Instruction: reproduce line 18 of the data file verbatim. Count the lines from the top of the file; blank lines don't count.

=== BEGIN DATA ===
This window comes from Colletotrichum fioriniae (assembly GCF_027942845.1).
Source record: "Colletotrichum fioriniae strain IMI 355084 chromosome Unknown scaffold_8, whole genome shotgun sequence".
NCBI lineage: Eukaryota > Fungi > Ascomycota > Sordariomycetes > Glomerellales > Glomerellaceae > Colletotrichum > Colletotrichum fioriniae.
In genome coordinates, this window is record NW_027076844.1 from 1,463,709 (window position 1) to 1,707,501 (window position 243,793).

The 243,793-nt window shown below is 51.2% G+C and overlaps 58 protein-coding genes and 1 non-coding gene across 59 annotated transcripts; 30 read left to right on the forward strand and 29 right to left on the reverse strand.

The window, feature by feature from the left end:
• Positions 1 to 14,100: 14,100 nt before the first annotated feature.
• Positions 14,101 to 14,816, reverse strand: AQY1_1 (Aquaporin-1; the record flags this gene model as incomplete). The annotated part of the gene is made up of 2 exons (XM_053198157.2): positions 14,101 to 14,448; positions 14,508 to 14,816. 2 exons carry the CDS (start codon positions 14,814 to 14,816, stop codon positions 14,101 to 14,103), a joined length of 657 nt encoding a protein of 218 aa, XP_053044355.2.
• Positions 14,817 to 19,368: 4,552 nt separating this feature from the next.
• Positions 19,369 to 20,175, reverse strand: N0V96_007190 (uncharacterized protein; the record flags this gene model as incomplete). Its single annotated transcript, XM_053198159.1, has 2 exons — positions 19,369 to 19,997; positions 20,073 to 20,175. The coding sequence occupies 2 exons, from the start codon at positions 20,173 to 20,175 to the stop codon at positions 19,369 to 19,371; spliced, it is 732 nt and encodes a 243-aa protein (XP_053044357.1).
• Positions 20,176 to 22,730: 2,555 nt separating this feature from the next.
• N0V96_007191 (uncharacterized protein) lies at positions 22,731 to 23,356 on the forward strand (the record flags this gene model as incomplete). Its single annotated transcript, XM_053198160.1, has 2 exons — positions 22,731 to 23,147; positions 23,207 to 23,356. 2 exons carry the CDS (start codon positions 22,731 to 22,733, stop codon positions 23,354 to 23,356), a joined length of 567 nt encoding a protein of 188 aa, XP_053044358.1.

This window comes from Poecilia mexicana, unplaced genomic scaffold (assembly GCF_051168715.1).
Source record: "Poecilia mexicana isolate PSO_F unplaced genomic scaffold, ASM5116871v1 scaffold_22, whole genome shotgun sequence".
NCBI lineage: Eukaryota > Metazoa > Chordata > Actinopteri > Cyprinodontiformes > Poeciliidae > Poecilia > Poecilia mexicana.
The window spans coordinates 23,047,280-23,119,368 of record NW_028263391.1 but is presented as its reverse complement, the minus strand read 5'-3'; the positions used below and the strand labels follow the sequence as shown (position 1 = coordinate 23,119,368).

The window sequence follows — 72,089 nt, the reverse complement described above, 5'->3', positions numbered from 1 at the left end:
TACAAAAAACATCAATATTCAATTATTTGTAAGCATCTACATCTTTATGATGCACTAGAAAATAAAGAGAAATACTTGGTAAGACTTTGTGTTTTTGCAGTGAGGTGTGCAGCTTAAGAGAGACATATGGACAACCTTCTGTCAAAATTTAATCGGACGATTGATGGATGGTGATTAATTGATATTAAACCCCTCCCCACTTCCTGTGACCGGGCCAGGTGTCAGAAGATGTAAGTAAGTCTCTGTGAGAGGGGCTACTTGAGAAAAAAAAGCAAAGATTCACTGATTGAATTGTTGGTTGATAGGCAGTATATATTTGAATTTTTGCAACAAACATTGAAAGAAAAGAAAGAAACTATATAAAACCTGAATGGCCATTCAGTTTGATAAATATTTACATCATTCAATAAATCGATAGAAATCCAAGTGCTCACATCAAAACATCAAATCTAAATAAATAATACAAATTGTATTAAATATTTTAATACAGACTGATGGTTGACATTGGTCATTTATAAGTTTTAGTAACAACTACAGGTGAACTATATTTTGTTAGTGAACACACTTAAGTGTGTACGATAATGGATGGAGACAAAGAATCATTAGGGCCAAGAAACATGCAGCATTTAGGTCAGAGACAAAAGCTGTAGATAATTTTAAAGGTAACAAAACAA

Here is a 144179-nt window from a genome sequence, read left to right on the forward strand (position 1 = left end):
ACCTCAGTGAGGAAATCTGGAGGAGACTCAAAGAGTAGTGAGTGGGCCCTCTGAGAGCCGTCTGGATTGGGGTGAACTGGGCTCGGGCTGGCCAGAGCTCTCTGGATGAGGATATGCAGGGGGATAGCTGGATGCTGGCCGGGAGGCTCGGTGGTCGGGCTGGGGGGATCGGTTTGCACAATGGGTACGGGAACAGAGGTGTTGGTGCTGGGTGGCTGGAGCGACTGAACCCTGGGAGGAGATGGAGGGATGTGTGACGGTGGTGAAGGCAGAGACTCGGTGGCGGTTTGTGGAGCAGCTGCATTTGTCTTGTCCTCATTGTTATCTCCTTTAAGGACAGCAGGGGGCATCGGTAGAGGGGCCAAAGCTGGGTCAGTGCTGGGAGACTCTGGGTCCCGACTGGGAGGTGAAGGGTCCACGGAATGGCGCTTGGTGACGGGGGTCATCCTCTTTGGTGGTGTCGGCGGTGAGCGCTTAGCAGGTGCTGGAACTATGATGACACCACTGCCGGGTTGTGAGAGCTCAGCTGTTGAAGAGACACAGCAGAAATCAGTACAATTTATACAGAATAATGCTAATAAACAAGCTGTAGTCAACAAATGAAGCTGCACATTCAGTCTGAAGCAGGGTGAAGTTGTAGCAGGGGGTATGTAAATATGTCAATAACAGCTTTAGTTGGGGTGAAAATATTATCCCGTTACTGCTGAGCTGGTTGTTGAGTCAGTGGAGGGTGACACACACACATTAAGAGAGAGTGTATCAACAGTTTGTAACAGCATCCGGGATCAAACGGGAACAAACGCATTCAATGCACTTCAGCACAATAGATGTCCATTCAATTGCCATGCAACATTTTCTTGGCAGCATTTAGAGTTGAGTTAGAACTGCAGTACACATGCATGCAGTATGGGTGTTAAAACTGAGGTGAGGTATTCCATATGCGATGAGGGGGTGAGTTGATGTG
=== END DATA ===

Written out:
TACAAAAAACATCAATATTCAATTATTTGTAAGCATCTACATCTTTATGATGCACTAGAAAATAAAGAGAAATACTTGGTAAGACTTTGTGTTTTTGCAGTGAGGTGTGCAGCTTAAGAGAGACATATGGACAACCTTCTGTCAAAATTTAATCGGACGATTGATGGATGGTGATTAATTGATATTAAACCCCTCCCCACTTCCTGTGACCGGGCCAGGTGTCAGAAGATGTAAGTAAGTCTCTGTGAGAGGGGCTACTTGAGAAAAAAAAGCAAAGATTCACTGATTGAATTGTTGGTTGATAGGCAGTATATATTTGAATTTTTGCAACAAACATTGAAAGAAAAGAAAGAAACTATATAAAACCTGAATGGCCATTCAGTTTGATAAATATTTACATCATTCAATAAATCGATAGAAATCCAAGTGCTCACATCAAAACATCAAATCTAAATAAATAATACAAATTGTATTAAATATTTTAATACAGACTGATGGTTGACATTGGTCATTTATAAGTTTTAGTAACAACTACAGGTGAACTATATTTTGTTAGTGAACACACTTAAGTGTGTACGATAATGGATGGAGACAAAGAATCATTAGGGCCAAGAAACATGCAGCATTTAGGTCAGAGACAAAAGCTGTAGATAATTTTAAAGGTAACAAAACAA